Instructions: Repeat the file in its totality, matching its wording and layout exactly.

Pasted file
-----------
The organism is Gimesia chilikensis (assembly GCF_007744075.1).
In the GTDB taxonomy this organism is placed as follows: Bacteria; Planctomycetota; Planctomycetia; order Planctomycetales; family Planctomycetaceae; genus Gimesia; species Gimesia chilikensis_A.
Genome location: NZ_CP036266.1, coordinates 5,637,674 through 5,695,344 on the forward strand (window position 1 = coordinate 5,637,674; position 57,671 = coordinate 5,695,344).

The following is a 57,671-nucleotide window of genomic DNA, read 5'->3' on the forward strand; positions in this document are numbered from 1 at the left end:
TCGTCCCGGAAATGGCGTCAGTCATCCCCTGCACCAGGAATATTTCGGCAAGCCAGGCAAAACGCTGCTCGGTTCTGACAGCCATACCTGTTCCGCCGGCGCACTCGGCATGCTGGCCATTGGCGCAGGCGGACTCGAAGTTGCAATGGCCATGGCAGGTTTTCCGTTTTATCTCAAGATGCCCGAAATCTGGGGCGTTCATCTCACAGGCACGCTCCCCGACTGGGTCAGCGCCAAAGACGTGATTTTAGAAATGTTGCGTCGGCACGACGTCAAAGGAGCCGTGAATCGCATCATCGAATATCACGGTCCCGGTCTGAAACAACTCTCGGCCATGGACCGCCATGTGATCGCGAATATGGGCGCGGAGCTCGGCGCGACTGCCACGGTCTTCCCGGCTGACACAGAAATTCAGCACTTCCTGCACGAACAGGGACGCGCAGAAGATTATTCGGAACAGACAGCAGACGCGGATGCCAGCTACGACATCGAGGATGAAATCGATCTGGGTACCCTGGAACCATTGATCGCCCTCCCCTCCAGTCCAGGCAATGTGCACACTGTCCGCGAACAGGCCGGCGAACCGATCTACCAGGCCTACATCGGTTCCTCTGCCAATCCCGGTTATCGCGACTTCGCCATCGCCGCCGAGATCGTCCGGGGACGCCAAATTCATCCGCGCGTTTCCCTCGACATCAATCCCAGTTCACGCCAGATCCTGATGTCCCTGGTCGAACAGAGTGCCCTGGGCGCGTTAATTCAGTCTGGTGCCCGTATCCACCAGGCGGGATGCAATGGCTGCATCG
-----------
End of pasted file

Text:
The organism is Gimesia chilikensis (assembly GCF_007744075.1).
In the GTDB taxonomy this organism is placed as follows: Bacteria; Planctomycetota; Planctomycetia; order Planctomycetales; family Planctomycetaceae; genus Gimesia; species Gimesia chilikensis_A.
Genome location: NZ_CP036266.1, coordinates 5,637,674 through 5,695,344 on the forward strand (window position 1 = coordinate 5,637,674; position 57,671 = coordinate 5,695,344).

The following is a 57,671-nucleotide window of genomic DNA, read 5'->3' on the forward strand; positions in this document are numbered from 1 at the left end:
TCGTCCCGGAAATGGCGTCAGTCATCCCCTGCACCAGGAATATTTCGGCAAGCCAGGCAAAACGCTGCTCGGTTCTGACAGCCATACCTGTTCCGCCGGCGCACTCGGCATGCTGGCCATTGGCGCAGGCGGACTCGAAGTTGCAATGGCCATGGCAGGTTTTCCGTTTTATCTCAAGATGCCCGAAATCTGGGGCGTTCATCTCACAGGCACGCTCCCCGACTGGGTCAGCGCCAAAGACGTGATTTTAGAAATGTTGCGTCGGCACGACGTCAAAGGAGCCGTGAATCGCATCATCGAATATCACGGTCCCGGTCTGAAACAACTCTCGGCCATGGACCGCCATGTGATCGCGAATATGGGCGCGGAGCTCGGCGCGACTGCCACGGTCTTCCCGGCTGACACAGAAATTCAGCACTTCCTGCACGAACAGGGACGCGCAGAAGATTATTCGGAACAGACAGCAGACGCGGATGCCAGCTACGACATCGAGGATGAAATCGATCTGGGTACCCTGGAACCATTGATCGCCCTCCCCTCCAGTCCAGGCAATGTGCACACTGTCCGCGAACAGGCCGGCGAACCGATCTACCAGGCCTACATCGGTTCCTCTGCCAATCCCGGTTATCGCGACTTCGCCATCGCCGCCGAGATCGTCCGGGGACGCCAAATTCATCCGCGCGTTTCCCTCGACATCAATCCCAGTTCACGCCAGATCCTGATGTCCCTGGTCGAACAGAGTGCCCTGGGCGCGTTAATTCAGTCTGGTGCCCGTATCCACCAGGCGGGATGCAATGGCTGCATCG